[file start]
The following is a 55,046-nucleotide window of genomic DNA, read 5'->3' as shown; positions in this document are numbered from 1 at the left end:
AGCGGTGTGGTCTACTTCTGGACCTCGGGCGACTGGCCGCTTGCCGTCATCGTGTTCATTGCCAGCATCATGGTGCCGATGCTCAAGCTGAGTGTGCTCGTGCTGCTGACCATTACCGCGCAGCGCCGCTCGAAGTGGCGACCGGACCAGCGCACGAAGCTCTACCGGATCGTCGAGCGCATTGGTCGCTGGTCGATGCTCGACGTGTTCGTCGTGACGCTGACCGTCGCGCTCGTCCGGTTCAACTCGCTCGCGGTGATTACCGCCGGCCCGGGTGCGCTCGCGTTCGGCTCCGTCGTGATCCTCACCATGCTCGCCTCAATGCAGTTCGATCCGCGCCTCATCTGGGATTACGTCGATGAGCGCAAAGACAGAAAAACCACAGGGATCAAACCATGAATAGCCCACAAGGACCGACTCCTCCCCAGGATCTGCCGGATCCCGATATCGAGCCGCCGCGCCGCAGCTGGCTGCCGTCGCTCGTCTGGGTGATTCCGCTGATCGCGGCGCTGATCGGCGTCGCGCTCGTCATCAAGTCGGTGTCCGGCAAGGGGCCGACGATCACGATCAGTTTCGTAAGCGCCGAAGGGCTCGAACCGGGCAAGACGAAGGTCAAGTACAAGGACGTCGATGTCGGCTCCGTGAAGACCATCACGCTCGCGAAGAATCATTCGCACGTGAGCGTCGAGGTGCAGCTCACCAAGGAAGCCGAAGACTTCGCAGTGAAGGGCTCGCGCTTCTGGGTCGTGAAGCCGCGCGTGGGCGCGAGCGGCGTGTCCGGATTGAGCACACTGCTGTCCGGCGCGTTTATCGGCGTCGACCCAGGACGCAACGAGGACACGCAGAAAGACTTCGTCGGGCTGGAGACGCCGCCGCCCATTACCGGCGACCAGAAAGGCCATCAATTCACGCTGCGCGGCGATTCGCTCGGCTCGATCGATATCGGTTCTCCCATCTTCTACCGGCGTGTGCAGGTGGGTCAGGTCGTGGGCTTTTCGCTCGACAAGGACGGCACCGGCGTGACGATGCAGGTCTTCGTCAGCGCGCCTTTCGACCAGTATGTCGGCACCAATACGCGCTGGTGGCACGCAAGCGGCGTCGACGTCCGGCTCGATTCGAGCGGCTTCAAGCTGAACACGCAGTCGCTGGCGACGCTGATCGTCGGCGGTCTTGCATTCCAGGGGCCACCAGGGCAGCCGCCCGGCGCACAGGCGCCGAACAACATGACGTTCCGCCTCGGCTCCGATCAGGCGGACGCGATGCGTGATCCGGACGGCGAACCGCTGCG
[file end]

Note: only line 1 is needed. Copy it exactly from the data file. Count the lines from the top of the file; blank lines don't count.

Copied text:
The following is a 55,046-nucleotide window of genomic DNA, read 5'->3' as shown; positions in this document are numbered from 1 at the left end: